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NZQA Statement On Payments

15 January 2001

The Chief Executive of the New Zealand Qualifications Authority made the following statement today in response to media reports regarding payments made last year to Authority staff.

“It is entirely inaccurate to describe the $2,000 payment made to Authority staff in July 2000 as a ‘relocation’ payment. Nor was it for ‘stress’ or ‘inconvenience’. I am disappointed that media reports portrayed it as such. This statement is to explain the full picture of payments, the position the Authority was in by mid-2000 and the reason for the payment.

There had been no across the board salary increase at the Authority since 1992. A system of annual bonuses had been in place throughout the nineties at the Authority. Prior to my appointment the annual bonus had been increased over the years and had reached $2,000. I decided to reduce this to $1,000 and attach it to participation in a new performance management system.

In general, I do not approve of bonuses that are not related to individual performance. Therefore it is essential to have a performance management system in place so that appropriate judgements will be able to be made in coming years. I wanted to reduce staff expectations regarding annual bonuses and leave flexibility for the future to the new chief executive, as my contract was to end around the end of 2000.

As I have explained previously, the decision to make a one-off payment to all current staff in mid-2000 was entirely related to their work over the previous year, particularly the nine months since my appointment. The Authority had been through a number of years of controversy and retrenchment. Public consultation papers had indicated that the Authority might not continue in its current form and staff numbers had been reduced. When I was appointed in September 1999, I resolved to reverse this trend, to remo ve doubts about the Authority’s role and get on with the very important work we were set up to do.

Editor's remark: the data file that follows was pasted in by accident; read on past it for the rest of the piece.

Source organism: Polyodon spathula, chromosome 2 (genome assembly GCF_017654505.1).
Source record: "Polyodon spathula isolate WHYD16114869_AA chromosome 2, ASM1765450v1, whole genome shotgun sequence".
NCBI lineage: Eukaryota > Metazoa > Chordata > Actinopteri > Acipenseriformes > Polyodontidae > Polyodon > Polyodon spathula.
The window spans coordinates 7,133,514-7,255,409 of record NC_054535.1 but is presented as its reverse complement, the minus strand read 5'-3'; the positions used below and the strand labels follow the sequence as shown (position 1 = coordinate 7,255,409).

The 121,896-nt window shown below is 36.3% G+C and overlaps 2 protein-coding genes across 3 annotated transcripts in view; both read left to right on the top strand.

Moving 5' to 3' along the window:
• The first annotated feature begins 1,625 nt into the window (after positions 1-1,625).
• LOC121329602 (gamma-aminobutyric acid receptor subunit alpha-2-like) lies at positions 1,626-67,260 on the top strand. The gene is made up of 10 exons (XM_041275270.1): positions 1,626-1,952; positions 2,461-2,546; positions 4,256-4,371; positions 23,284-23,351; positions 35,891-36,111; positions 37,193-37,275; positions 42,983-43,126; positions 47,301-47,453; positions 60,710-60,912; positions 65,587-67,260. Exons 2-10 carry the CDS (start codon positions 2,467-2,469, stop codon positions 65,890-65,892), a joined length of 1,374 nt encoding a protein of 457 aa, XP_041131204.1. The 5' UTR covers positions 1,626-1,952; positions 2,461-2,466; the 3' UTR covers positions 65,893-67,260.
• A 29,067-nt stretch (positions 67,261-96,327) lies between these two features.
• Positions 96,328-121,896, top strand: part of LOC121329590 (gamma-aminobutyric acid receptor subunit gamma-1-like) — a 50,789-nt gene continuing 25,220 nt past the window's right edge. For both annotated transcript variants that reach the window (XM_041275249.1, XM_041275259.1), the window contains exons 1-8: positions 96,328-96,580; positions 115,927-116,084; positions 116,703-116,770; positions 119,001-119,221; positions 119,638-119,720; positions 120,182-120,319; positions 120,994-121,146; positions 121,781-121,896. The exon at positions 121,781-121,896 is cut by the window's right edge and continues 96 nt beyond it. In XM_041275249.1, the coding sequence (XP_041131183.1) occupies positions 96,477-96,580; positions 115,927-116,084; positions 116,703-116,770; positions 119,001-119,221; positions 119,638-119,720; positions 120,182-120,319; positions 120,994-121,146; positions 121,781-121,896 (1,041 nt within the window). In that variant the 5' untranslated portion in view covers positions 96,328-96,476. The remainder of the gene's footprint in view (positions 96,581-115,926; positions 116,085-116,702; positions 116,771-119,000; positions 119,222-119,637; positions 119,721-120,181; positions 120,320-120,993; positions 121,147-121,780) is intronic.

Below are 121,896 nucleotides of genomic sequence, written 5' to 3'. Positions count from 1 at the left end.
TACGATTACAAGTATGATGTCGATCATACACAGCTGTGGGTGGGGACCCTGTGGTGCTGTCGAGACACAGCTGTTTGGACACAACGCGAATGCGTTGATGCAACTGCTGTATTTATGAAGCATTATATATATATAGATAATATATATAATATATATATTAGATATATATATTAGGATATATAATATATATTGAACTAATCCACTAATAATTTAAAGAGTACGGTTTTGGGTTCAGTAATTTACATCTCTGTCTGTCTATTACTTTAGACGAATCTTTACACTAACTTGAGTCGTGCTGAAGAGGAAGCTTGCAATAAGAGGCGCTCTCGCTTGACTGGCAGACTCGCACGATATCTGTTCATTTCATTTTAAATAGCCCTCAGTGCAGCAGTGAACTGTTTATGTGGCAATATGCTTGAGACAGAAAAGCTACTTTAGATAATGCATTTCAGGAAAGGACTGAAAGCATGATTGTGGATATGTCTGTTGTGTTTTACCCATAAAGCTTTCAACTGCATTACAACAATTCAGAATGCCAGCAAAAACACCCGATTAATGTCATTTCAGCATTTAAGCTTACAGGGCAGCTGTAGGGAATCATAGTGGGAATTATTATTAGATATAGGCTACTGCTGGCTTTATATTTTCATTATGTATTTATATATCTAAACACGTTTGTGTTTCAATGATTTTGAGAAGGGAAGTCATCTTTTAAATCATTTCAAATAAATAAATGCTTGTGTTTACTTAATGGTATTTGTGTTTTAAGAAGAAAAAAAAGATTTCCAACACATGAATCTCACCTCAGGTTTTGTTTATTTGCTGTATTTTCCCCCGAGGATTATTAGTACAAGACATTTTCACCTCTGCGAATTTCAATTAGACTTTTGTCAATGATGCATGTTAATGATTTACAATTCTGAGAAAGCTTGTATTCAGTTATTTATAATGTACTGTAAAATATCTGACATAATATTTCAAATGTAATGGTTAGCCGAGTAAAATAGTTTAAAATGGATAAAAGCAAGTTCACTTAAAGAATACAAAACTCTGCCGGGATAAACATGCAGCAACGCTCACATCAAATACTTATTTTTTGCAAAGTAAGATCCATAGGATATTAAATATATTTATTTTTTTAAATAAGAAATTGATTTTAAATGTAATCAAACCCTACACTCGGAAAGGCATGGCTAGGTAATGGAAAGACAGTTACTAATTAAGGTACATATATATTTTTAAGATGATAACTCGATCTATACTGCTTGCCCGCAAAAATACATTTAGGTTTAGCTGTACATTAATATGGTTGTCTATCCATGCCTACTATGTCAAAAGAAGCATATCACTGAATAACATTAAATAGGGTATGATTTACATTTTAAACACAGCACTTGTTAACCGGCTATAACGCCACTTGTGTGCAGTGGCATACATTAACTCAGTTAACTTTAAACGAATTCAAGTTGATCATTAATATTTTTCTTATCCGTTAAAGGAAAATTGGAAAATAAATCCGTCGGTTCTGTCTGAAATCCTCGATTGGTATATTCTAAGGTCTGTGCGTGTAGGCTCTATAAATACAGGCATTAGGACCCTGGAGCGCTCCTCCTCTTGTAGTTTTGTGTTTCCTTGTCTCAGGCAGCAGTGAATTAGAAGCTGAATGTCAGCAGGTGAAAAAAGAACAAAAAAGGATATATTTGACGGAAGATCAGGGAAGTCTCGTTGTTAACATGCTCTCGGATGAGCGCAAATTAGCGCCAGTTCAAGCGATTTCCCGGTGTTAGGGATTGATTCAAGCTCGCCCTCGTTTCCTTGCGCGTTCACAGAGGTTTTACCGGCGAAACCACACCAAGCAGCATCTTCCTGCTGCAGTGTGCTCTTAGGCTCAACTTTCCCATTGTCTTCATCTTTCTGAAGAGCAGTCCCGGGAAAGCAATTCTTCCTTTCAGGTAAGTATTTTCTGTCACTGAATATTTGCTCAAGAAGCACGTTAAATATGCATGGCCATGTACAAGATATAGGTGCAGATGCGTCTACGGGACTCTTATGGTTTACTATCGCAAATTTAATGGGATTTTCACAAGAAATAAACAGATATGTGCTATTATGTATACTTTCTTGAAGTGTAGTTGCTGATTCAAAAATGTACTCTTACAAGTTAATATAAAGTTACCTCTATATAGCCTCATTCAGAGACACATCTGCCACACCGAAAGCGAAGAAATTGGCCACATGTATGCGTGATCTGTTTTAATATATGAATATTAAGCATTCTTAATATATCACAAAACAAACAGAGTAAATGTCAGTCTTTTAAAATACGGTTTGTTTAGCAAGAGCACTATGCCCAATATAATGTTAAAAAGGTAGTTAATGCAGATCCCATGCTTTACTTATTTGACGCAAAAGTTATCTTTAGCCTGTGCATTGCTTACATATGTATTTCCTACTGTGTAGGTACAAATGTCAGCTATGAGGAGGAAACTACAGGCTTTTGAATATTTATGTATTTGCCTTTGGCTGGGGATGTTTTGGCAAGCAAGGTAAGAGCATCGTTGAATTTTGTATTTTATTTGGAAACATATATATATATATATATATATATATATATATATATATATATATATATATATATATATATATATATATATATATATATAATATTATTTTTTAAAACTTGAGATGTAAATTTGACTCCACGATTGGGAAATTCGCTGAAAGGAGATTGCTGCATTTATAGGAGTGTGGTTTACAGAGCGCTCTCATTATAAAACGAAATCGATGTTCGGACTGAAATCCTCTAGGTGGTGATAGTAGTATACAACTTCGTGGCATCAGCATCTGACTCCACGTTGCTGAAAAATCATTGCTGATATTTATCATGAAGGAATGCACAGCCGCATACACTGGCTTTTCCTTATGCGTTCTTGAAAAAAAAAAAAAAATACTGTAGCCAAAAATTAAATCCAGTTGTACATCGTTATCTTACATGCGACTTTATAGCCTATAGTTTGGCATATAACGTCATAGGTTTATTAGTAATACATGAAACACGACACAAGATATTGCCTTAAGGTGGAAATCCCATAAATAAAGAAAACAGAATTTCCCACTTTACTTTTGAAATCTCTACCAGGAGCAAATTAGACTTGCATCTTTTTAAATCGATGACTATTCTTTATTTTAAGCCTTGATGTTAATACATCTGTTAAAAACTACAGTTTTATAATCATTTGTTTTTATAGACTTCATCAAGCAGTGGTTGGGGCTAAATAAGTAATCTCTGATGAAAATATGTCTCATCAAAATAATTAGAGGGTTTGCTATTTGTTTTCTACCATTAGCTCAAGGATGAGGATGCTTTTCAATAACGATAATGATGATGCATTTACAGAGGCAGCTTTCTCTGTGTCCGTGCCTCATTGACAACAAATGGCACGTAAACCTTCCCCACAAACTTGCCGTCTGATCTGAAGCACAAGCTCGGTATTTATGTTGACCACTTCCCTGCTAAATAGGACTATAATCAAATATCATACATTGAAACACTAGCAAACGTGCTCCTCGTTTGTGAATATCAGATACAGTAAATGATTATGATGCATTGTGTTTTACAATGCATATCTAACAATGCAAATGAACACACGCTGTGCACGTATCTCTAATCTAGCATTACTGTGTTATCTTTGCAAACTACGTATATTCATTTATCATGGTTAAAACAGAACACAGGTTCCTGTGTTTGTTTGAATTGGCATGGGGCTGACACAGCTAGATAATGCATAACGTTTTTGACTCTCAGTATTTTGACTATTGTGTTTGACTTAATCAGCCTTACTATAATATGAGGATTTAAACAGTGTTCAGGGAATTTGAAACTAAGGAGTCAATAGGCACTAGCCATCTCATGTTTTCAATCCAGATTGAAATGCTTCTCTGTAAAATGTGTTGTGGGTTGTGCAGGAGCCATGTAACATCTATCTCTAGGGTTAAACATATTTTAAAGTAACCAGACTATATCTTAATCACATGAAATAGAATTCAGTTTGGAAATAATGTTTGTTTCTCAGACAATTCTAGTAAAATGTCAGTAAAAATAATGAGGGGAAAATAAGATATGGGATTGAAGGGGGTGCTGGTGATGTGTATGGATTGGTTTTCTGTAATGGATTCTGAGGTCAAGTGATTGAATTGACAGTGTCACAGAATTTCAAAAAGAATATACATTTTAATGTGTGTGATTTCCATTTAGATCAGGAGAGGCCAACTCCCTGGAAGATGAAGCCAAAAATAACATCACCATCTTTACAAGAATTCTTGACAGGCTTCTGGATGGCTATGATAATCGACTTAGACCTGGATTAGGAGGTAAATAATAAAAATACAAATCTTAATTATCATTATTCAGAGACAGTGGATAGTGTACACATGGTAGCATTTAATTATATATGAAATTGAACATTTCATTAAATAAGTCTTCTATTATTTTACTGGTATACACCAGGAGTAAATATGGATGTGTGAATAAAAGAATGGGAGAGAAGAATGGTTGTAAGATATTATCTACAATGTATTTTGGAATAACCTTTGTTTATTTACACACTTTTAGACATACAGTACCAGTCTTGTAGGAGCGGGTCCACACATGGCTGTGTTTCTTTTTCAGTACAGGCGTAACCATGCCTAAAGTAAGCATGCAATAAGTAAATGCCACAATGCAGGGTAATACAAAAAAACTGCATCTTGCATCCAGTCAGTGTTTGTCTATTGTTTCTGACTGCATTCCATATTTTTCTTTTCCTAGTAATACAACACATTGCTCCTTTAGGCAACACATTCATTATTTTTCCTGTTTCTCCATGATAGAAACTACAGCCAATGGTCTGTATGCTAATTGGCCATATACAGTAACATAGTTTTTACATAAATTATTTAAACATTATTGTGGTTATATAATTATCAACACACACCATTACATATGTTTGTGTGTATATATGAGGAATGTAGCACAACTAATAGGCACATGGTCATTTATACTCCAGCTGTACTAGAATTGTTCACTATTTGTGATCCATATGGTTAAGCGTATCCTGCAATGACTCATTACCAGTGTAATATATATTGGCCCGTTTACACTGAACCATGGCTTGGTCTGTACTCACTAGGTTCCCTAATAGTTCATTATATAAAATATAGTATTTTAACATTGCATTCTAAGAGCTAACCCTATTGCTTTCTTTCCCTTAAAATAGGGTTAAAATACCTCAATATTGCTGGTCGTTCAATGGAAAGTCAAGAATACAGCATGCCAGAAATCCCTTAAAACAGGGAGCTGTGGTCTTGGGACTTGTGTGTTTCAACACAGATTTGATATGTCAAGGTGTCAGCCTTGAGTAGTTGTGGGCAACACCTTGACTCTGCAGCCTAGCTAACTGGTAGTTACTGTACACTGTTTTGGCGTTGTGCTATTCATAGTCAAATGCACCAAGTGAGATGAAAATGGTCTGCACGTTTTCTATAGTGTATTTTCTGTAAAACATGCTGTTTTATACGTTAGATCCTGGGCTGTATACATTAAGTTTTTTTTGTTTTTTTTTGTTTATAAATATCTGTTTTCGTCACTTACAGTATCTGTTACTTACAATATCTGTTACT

We obviously had to maintain and develop essential services, but there was a great deal of important work that had been put on hold during the years of uncertainty. This included relations with industry, reviews of unit standards, the establishment of a broadened framework of all New Zealand qualifications, more comprehensive quality assurance and moderation processes, qualifications and provider support in Maori fields, links with Pacific communities, and essential upgrades in technology, including Internet services.

The existing staff were expected to contribute to growth and development in these areas as well as maintaining essential services. It was some months before the effect of new appointments would be felt. Staff responded magnificently. In effect we had turned the Authority round without asking government to increase our baseline funding at all.

In July, I told staff that in recognition of this achievement they would receive a one-off special payment of $2,000.

On the same day I also announced the Authority’s removal to new premises.
I said how good it would be for us all to be able to work in the one building together after working in three separate buildings. I acknowledged the additional personal and business difficulties this change would create, but that in view of the one-off payment there would be no financial compensation related to the move.

Essentially, the decisions were an attempt to keep good faith with the staff, move us to a performance based system of rewards, and keep options open for the new chief executive in 2001.”

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